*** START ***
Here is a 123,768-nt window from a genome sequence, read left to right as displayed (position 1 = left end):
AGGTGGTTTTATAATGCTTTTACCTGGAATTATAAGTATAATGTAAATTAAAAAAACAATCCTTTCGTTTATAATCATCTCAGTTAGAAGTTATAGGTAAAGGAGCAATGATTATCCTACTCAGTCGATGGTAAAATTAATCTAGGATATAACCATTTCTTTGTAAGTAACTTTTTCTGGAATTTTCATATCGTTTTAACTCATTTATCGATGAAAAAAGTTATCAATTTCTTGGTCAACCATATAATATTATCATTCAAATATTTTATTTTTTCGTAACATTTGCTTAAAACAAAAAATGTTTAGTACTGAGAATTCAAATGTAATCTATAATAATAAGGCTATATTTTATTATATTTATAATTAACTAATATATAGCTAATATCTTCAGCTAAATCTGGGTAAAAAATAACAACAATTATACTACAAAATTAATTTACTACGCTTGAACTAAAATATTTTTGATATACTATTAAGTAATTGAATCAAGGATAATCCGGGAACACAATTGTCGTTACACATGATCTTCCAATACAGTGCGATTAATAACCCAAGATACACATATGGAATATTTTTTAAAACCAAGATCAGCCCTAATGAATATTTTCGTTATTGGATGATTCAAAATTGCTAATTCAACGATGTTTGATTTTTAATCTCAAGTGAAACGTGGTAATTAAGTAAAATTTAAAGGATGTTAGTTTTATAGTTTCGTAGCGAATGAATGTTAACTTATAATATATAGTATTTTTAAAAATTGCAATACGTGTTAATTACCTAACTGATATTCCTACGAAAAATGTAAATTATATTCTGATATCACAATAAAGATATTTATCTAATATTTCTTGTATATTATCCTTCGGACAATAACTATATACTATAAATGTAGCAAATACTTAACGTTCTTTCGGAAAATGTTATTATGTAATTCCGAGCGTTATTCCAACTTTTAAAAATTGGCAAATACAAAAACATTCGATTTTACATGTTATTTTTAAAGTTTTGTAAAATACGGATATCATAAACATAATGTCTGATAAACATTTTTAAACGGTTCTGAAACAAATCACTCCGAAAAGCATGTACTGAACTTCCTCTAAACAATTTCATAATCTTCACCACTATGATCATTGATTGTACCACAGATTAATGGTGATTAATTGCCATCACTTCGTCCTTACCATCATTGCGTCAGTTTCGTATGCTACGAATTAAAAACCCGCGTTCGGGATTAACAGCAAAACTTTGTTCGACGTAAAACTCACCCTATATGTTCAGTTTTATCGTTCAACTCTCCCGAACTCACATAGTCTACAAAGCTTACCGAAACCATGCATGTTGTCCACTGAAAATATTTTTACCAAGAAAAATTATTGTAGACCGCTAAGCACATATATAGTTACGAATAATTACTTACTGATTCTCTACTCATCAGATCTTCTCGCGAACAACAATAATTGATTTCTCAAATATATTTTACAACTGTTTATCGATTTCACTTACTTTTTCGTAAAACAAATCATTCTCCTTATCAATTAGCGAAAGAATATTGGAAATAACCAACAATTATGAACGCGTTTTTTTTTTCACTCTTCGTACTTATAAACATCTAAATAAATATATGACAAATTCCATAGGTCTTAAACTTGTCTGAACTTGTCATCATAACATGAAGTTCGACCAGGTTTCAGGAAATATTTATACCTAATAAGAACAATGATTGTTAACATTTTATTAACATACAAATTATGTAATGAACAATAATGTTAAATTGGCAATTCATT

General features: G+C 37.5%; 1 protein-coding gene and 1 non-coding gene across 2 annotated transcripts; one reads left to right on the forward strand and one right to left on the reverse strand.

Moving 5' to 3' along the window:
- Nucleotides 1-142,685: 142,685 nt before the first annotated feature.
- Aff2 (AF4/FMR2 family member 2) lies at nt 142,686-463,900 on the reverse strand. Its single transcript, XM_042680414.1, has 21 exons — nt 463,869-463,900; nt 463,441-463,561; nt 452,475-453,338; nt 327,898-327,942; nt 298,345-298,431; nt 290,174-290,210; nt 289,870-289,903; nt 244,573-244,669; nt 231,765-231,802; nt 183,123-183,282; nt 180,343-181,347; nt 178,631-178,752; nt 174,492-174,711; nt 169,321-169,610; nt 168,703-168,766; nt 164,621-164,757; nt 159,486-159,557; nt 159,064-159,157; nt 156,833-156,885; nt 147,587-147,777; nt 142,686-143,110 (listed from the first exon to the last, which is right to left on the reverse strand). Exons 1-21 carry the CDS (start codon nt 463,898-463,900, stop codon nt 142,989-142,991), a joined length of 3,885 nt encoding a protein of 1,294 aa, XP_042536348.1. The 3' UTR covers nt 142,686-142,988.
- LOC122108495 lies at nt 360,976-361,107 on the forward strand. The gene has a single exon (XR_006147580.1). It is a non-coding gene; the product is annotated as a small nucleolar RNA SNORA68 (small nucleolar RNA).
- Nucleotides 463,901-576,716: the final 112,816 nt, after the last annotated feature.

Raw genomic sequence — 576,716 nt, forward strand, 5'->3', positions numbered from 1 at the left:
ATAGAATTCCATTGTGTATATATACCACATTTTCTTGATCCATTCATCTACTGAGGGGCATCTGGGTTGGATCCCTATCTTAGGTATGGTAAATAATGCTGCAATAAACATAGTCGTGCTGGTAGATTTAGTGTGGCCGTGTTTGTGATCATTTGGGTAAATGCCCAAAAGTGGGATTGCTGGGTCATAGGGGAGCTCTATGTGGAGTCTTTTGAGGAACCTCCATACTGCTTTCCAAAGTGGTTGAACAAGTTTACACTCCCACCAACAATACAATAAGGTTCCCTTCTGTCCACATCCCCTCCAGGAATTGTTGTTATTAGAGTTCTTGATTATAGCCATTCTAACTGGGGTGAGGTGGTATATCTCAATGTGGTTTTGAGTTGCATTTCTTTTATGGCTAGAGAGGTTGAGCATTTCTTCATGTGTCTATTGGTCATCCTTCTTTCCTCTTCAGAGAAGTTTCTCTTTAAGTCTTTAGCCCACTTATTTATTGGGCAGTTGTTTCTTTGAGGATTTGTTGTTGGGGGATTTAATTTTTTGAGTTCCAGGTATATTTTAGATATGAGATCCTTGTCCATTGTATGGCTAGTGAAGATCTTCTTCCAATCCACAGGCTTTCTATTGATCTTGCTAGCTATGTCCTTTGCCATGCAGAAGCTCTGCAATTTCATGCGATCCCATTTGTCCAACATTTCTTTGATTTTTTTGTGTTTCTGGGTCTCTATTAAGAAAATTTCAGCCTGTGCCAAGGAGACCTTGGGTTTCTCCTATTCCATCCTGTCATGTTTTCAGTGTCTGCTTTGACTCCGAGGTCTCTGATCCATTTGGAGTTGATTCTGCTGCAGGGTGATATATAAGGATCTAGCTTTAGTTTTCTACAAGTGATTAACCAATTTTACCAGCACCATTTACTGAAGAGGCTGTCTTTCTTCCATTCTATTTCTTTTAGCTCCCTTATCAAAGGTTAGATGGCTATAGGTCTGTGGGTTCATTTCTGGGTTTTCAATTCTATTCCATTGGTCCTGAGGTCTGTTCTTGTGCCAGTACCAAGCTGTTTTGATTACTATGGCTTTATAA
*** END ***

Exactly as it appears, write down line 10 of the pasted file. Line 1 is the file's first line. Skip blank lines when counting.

ATAGAATTCCATTGTGTATATATACCACATTTTCTTGATCCATTCATCTACTGAGGGGCATCTGGGTTGGATCCCTATCTTAGGTATGGTAAATAATGCTGCAATAAACATAGTCGTGCTGGTAGATTTAGTGTGGCCGTGTTTGTGATCATTTGGGTAAATGCCCAAAAGTGGGATTGCTGGGTCATAGGGGAGCTCTATGTGGAGTCTTTTGAGGAACCTCCATACTGCTTTCCAAAGTGGTTGAACAAGTTTACACTCCCACCAACAATACAATAAGGTTCCCTTCTGTCCACATCCCCTCCAGGAATTGTTGTTATTAGAGTTCTTGATTATAGCCATTCTAACTGGGGTGAGGTGGTATATCTCAATGTGGTTTTGAGTTGCATTTCTTTTATGGCTAGAGAGGTTGAGCATTTCTTCATGTGTCTATTGGTCATCCTTCTTTCCTCTTCAGAGAAGTTTCTCTTTAAGTCTTTAGCCCACTTATTTATTGGGCAGTTGTTTCTTTGAGGATTTGTTGTTGGGGGATTTAATTTTTTGAGTTCCAGGTATATTTTAGATATGAGATCCTTGTCCATTGTATGGCTAGTGAAGATCTTCTTCCAATCCACAGGCTTTCTATTGATCTTGCTAGCTATGTCCTTTGCCATGCAGAAGCTCTGCAATTTCATGCGATCCCATTTGTCCAACATTTCTTTGATTTTTTTGTGTTTCTGGGTCTCTATTAAGAAAATTTCAGCCTGTGCCAAGGAGACCTTGGGTTTCTCCTATTCCATCCTGTCATGTTTTCAGTGTCTGCTTTGACTCCGAGGTCTCTGATCCATTTGGAGTTGATTCTGCTGCAGGGTGATATATAAGGATCTAGCTTTAGTTTTCTACAAGTGATTAACCAATTTTACCAGCACCATTTACTGAAGAGGCTGTCTTTCTTCCATTCTATTTCTTTTAGCTCCCTTATCAAAGGTTAGATGGCTATAGGTCTGTGGGTTCATTTCTGGGTTTTCAATTCTATTCCATTGGTCCTGAGGTCTGTTCTTGTGCCAGTACCAAGCTGTTTTGATTACTATGGCTTTATAA